* Fink BA, Wagner H, Steger-May K, Rosenstiel C, Roediger T, McMahon TT, Gordon MO, Zadnik K. Differences in keratoconus as a function of gender. Am J Ophthalmol. 2005 Sep;140(3):459-68. PMID 16083843

* Pearson AR, Soneji B, Sarvananthan N, Sandford-Smith JH. Does ethnic origin influence the incidence or severity of keratoconus? | Eye. 2000 Aug;14 ( Pt 4):625–8

Keratoconus is normally bilateral (affecting both eyes) although the distortion is usually asymmetric and is rarely completely identical in both corneas. Unilateral cases tend to be uncommon, and may in fact be very rare if a very mild condition in the better eye is simply below the limit of clinical detection. It is common for keratoconus to be diagnosed first in one eye and not until later in the other. As the condition then progresses in both eyes, the vision in the earlier-diagnosed eye will often persist to be poorer than that in its fellow.



Patients with keratoconus typically present initially with mild astigmatism, commonly at the onset of puberty, and are diagnosed as having the disease by the late teenage years or early 20s. In rare cases keratoconus can occur in children or not present until later adulthood. A diagnosis of the disease at an early age may indicate a greater risk of severity in later life. Patients' vision will seem to fluctuate over a period of months, driving them to change lens prescriptions frequently but as the condition worsens, contact lenses become required in the majority of cases. The course of the disorder can be quite variable, with some patients remaining stable for years or indefinitely, while others progress rapidly or experience occasional exacerbations over a long and otherwise steady course. Most commonly, keratoconus progresses for a period of ten to twenty years before the course of the disease generally ceases. With the advent of the crosslinking treatment the worry about the progression of keratoconus can be stopped, with the early use of this treatment. Crosslinking is the first ever true treatment for Keratoconus, as it treats to strengthen the weakened Keratoconus cornea.



Picture of Corneal Hydrops

In advanced cases, bulging of the cornea can result in a localized rupture of Descemet's membrane, an inner layer of the cornea. Aqueous humor from the eye's anterior chamber seeps into the cornea before Descemet's membrane reseals. The patient experiences pain and a sudden severe clouding of vision, with the cornea taking on a translucent milky-white appearance known as a corneal hydrops. Although disconcerting to the patient, the effect is normally temporary and after a period of six to eight weeks the cornea usually returns to its former transparency. The recovery can be aided non-surgically by bandaging with an osmotic saline solution. Although a hydrops usually causes increased scarring of the cornea, occasionally it will benefit a patient by creating a flatter cone, aiding the fitting of contact lenses. Very occasionally, in extreme cases, the cornea thins to the point that a partial rupture occurs, resulting in a small, bead-like swelling on the cornea that has been filled with fluid. When this occurs, a corneal transplant can become urgently necessary to avoid complete rupture and resulting loss of the eye.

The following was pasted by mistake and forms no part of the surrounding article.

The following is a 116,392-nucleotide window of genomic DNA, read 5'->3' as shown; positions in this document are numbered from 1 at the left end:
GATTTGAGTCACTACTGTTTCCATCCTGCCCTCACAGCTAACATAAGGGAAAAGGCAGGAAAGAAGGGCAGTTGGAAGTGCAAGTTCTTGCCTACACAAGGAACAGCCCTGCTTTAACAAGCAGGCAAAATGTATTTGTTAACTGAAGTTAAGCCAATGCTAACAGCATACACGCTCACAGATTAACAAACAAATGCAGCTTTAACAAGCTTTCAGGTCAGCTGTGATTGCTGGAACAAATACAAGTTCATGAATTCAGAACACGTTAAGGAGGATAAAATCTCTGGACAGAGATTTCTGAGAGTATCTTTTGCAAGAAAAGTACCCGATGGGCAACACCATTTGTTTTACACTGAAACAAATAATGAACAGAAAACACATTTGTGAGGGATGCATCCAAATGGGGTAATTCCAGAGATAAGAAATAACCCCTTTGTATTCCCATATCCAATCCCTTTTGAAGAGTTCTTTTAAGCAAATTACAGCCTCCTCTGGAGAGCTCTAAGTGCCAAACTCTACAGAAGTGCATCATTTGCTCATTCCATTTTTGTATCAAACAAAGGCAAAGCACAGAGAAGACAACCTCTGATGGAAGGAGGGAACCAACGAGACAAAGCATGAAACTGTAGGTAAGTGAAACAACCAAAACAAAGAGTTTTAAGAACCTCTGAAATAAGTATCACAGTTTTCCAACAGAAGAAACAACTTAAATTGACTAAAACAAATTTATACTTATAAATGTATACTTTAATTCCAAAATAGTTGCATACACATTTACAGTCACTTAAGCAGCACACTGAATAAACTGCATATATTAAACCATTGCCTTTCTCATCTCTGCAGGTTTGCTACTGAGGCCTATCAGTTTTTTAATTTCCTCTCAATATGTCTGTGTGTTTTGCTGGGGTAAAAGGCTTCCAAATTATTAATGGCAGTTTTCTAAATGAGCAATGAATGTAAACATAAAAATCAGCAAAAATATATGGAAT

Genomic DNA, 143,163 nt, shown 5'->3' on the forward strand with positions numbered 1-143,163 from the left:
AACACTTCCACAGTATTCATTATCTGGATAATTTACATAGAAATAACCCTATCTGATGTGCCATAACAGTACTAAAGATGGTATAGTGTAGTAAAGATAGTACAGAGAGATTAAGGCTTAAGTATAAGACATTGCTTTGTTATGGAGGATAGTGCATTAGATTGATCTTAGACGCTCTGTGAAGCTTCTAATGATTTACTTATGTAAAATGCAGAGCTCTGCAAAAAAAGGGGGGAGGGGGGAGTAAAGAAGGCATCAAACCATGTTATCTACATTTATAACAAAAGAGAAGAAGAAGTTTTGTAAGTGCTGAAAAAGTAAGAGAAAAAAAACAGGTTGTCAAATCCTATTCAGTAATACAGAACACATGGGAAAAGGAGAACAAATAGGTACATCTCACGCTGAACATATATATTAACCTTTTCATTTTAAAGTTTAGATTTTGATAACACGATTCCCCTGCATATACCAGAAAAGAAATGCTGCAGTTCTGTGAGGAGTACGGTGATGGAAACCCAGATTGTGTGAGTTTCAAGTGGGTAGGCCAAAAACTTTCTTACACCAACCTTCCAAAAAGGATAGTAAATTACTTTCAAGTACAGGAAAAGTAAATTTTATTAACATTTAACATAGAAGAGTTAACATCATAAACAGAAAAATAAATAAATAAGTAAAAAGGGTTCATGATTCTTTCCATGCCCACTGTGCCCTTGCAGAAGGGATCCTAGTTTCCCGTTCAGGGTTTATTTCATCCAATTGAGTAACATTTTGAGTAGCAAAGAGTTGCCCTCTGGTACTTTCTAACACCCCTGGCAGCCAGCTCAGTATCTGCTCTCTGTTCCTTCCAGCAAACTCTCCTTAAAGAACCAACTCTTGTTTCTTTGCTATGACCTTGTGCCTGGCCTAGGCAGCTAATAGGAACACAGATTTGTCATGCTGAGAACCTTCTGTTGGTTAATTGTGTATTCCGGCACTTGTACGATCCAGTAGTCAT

Pathophysiology and cause

Despite considerable research, the etiology of keratoconus remains somewhat of a mystery. According to research, it is suggested that keratoconus can arise from a number of different factors: genetic, stress/trauma  to the cornea, environmental or cellular, any of which may form the trigger for the onset of the Keratoconus. Once initiated, Keratoconus normally develops by progressive dissolution of Bowman's layer, the membrane lying between the corneal epithelium and stroma. As the two come into contact, cellular and structural changes in the cornea adversely affect its integrity and lead to the bulging and scarring that are characteristic of the disorder. Within any individual keratoconic cornea, there may be found regions of degenerative thinning coexisting with regions undergoing wound healing.

The visual distortion experienced by the patient comes from two sources, one being the irregular deformation of the surface of the cornea; the other being scarring that occurs on its exposed highpoints. These factors act to form regions on the cornea that map an image to different locations on the retina and give rise to the symptom of monocular polyopia. The effect can worsen in low light conditions as the dark-adapted pupil dilates to expose more of the irregular surface of the cornea. Scarring appears to be an aspect of the corneal degradation; however, a recent, large, multi-center study suggests that abrasion by contact lenses may increase the likelihood of this finding by a factor of over two.*


* Barr JT, Wilson BS, Gordon MO, Rah MJ, Riley C, Kollbaum PS, Zadnik K; CLEK Study Group. Estimation of the incidence and factors predictive of corneal scarring in the Collaborative Longitudinal Evaluation of Keratoconus (CLEK) Study. Cornea. 2006 Jan;25(1):16–25. PMID 16331035

A number of studies have indicated that keratoconic corneas show signs of increased activity by proteases, a class of enzymes that break some of the collagen cross-linkages in the corneal stroma, with a simultaneous reduced expression of protease inhibitors. Other studies have suggested that reduced activity by the enzyme aldehyde dehydrogenase may be responsible for a build-up of free radicals and oxidising species in the cornea. It seems likely that, whatever the pathogenetical process, the damage caused by activity within the cornea results in a reduction in its thickness and biomechanical strength.